Things You Need to Know Today: LePage’s Tax Plan Includes ‘NetFlix’ Tax for Online Servies
Here are the things you need to know today......
A Rhode Island man died in a snowmobile crash on a trail west of Millinocket this past weekend. According to WGME he failed to take a curve and hit a tree. This is Maine third snowmobile fatality of the season.
Gov. LePage’s budget proposal would increase the state sales tax to a range of in-person services from haircuts to movie tickets. According to WGME it’s also would extend the state’s tax to online services like Netflix with a 6% tax.
A plan to spend up to $375,000 to bring three-phase power to Hatch Hill landfill could also open the door for a second investment that would allow Augusta to use methane produced by rotting trash to make electricity. According to centrlmaine.com that plan is going up for approval by city councilors Thursday. The city says it would not affect property taxes.
From the Associated Press:
Mom charged in death of infant makes first court appearance yesterday. 32-year-old Miranda Hopkins of Troy on Jan. 13 was been charged with murder in the death of her 7-week-old son, Jaxson. Her attorney described the baby's death as a "terrible tragedy."
Gov. Paul LePage said will soon unveil new details about his administration's plans to build a new, privately run state psychiatric facility in Bangor. The plan is for a new facility for people charged with a crime but found not guilty because of mental illness. Lawmakers want answers on issues like why the facility should be outsourced. The governor said he would attend the next joint hearing of the appropriations and financial affairs committee to defend why Bangor's a better location than Augusta, as originally proposed.
The New England economy is expected to continue improving over the next two years, but forecasters say significant state-by-state disparities remain. The New England Economic Partnership released its annual outlook Tuesday, pointing to Massachusetts and New Hampshire as having the strongest economies in the region.
Many residents of Maine and New Hampshire are going to be awakening to snowfall. The National Weather Service says a coastal storm is going to dump about 3 to 4 inches along the coastline, and a half-foot or more of snow farther inland. The storm started late Tuesday and was expected to wrap up by Wednesday morning.
Maine's annual summit of the spud will bring potato producers, crop specialists and farmers to the northern edge of the state for a two-day conference. The 32nd Annual Maine Potato Conference and Trade Show is scheduled to take place Wednesday and Thursday at the Caribou Inn & Convention Center in Caribou.
A spokeswoman for civil rights leader John Lewis says the facts of history refute Maine Gov. Paul LePage's comments on how two Republican presidents fought against Jim Crow laws. LePage said Tuesday that Lewis needs a lesson on Ulysses S. Grant and Rutherford B. Hayes. But historians say Jim Crow laws didn't exist during the Grant administration and Hayes' presidency set the stage for the creation of Jim Crow laws.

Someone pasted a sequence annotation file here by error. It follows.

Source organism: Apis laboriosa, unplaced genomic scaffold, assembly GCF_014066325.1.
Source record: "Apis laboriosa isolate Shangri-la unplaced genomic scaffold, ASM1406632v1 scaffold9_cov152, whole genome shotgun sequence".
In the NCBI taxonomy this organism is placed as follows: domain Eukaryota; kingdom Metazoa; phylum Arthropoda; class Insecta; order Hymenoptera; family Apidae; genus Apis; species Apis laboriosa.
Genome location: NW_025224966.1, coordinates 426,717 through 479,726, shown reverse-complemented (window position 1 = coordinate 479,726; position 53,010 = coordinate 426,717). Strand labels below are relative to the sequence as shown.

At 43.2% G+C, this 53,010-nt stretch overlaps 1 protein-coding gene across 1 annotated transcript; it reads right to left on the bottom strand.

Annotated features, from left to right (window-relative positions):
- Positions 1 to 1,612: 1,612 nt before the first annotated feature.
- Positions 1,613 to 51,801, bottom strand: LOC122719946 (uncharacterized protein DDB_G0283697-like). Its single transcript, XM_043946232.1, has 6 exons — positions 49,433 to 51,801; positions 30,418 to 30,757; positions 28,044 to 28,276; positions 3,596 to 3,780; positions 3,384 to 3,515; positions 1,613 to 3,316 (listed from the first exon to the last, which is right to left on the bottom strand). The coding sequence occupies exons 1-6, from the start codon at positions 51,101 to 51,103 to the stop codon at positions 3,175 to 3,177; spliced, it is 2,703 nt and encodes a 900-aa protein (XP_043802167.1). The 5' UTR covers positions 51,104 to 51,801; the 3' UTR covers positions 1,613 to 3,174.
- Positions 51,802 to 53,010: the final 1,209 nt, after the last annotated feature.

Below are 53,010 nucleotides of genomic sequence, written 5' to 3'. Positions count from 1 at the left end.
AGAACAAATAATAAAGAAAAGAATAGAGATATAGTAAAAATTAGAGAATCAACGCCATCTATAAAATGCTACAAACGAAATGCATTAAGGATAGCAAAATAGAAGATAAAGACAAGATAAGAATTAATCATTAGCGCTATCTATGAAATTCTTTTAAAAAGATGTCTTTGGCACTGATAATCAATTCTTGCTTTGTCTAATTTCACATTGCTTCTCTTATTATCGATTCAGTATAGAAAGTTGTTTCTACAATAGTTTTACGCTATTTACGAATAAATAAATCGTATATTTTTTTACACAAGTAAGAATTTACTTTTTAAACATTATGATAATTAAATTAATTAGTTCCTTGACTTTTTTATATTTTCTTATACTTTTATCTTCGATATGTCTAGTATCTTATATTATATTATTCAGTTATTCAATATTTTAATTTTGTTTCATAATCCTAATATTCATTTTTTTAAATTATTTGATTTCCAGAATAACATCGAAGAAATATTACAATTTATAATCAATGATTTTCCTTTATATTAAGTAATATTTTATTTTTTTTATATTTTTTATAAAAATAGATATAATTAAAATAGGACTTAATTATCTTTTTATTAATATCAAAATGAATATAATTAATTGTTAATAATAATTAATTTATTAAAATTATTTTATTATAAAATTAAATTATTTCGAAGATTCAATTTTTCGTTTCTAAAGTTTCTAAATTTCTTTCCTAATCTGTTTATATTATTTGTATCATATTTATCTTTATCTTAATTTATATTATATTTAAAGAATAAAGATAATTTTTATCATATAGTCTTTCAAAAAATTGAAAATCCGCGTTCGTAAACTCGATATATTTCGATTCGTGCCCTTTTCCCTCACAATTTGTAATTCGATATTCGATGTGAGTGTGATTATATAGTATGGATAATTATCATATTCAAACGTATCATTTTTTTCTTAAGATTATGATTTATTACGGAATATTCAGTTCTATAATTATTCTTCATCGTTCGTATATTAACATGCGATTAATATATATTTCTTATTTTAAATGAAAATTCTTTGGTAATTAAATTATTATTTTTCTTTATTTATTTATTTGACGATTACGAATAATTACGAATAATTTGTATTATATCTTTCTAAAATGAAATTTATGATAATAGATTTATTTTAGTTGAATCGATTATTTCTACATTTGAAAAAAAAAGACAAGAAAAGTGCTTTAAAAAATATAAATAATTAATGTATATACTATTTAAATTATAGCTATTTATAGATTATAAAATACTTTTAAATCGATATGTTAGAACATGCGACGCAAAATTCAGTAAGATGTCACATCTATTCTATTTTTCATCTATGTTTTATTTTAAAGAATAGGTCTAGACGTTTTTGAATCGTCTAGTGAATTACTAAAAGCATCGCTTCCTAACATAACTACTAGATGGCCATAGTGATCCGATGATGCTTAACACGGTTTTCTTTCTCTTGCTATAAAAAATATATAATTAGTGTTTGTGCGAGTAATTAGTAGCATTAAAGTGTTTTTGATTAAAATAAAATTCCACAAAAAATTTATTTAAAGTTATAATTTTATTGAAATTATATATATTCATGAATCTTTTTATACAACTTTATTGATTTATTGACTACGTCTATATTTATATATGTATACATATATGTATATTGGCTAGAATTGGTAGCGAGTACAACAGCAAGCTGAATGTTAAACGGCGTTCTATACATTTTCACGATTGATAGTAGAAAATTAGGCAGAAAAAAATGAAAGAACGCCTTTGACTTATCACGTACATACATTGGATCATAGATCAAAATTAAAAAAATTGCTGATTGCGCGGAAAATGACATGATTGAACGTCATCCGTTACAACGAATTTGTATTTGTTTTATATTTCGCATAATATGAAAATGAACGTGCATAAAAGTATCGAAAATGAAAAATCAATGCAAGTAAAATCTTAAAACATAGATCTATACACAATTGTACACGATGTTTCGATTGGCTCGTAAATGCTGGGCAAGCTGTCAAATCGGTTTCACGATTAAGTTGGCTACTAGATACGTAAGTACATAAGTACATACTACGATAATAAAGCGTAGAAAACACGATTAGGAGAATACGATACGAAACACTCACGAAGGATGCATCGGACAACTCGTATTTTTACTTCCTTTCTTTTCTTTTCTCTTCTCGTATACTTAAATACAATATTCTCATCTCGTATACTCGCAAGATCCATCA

In less than two weeks, Donald Trump is expected to announce his choice for Supreme Court justice, and last Saturday, he met with a possible pick. Two people familiar with the New York meeting say Trump met with Judge William Pryor, an Alabama-based judge on the 11th U.S. Circuit Court of Appeals. There's been an empty seat on the high court since the death of Justice Antonin Scalia nearly a year ago.
Chelsea Manning, the transgender Army intelligence officer convicted of leaking more than 700,000 U.S. documents, will go free nearly three decades early. President Barack Obama granted clemency to Manning, allowing her to be released from prison in May. She had been sentenced to 35 years, and has spent more than six years behind bars.
The Department of Homeland Security and the Secret Service have agreed to settle a class-action lawsuit alleging racial discrimination when it came to promotions. More than 100 black Secret Service agents alleged in a 2000 lawsuit that they were routinely passed over for promotions in favor of less-qualified white agents. The Washington Post is reporting that the agency has agreed to pay $24 million to the plaintiffs.
Caroline Kennedy has stepped down as U.S. ambassador to Japan. Appointed by President Barack Obama in 2013, she had been expected to leave with the coming change in U.S. leadership. President-elect Donald Trump's transition team has said that all envoys who were political appointees must step down by Inauguration Day on Friday.
Police say the man wanted in the fatal shootings of his pregnant ex-girlfriend and an Orlando police officer was wearing body armor and armed with two handguns when he was arrested at an abandoned house Tuesday night. Police say 41-year-old Markeith Loyd was taken into custody after the home was surrounded by SWAT officers. There had been an intense manhunt since Orlando Lt. Debra Clayton was gunned down Jan. 9.